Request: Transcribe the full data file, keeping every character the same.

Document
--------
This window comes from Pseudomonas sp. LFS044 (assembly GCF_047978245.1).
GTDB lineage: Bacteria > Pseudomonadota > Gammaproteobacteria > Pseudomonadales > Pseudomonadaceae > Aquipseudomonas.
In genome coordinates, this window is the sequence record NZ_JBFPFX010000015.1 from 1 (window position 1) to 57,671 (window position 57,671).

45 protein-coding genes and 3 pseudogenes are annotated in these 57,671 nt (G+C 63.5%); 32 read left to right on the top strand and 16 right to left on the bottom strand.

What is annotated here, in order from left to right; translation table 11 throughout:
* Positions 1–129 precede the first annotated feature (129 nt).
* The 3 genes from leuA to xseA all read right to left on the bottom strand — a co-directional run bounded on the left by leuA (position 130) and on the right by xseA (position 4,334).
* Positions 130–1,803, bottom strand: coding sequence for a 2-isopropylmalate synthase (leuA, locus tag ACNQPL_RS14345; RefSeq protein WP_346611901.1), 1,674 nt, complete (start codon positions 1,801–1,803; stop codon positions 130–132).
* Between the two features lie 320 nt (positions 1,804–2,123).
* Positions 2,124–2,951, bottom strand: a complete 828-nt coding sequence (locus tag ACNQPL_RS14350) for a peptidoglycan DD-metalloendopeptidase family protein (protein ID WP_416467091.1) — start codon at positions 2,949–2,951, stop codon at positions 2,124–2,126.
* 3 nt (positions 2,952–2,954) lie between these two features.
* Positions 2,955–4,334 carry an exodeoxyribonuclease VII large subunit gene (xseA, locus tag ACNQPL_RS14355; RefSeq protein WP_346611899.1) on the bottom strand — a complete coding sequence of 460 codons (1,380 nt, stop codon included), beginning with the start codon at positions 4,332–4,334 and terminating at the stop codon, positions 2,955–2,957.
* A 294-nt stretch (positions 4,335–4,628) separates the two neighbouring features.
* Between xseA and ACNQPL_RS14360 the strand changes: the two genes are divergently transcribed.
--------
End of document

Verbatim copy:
This window comes from Pseudomonas sp. LFS044 (assembly GCF_047978245.1).
GTDB lineage: Bacteria > Pseudomonadota > Gammaproteobacteria > Pseudomonadales > Pseudomonadaceae > Aquipseudomonas.
In genome coordinates, this window is the sequence record NZ_JBFPFX010000015.1 from 1 (window position 1) to 57,671 (window position 57,671).

45 protein-coding genes and 3 pseudogenes are annotated in these 57,671 nt (G+C 63.5%); 32 read left to right on the top strand and 16 right to left on the bottom strand.

What is annotated here, in order from left to right; translation table 11 throughout:
* Positions 1–129 precede the first annotated feature (129 nt).
* The 3 genes from leuA to xseA all read right to left on the bottom strand — a co-directional run bounded on the left by leuA (position 130) and on the right by xseA (position 4,334).
* Positions 130–1,803, bottom strand: coding sequence for a 2-isopropylmalate synthase (leuA, locus tag ACNQPL_RS14345; RefSeq protein WP_346611901.1), 1,674 nt, complete (start codon positions 1,801–1,803; stop codon positions 130–132).
* Between the two features lie 320 nt (positions 1,804–2,123).
* Positions 2,124–2,951, bottom strand: a complete 828-nt coding sequence (locus tag ACNQPL_RS14350) for a peptidoglycan DD-metalloendopeptidase family protein (protein ID WP_416467091.1) — start codon at positions 2,949–2,951, stop codon at positions 2,124–2,126.
* 3 nt (positions 2,952–2,954) lie between these two features.
* Positions 2,955–4,334 carry an exodeoxyribonuclease VII large subunit gene (xseA, locus tag ACNQPL_RS14355; RefSeq protein WP_346611899.1) on the bottom strand — a complete coding sequence of 460 codons (1,380 nt, stop codon included), beginning with the start codon at positions 4,332–4,334 and terminating at the stop codon, positions 2,955–2,957.
* A 294-nt stretch (positions 4,335–4,628) separates the two neighbouring features.
* Between xseA and ACNQPL_RS14360 the strand changes: the two genes are divergently transcribed.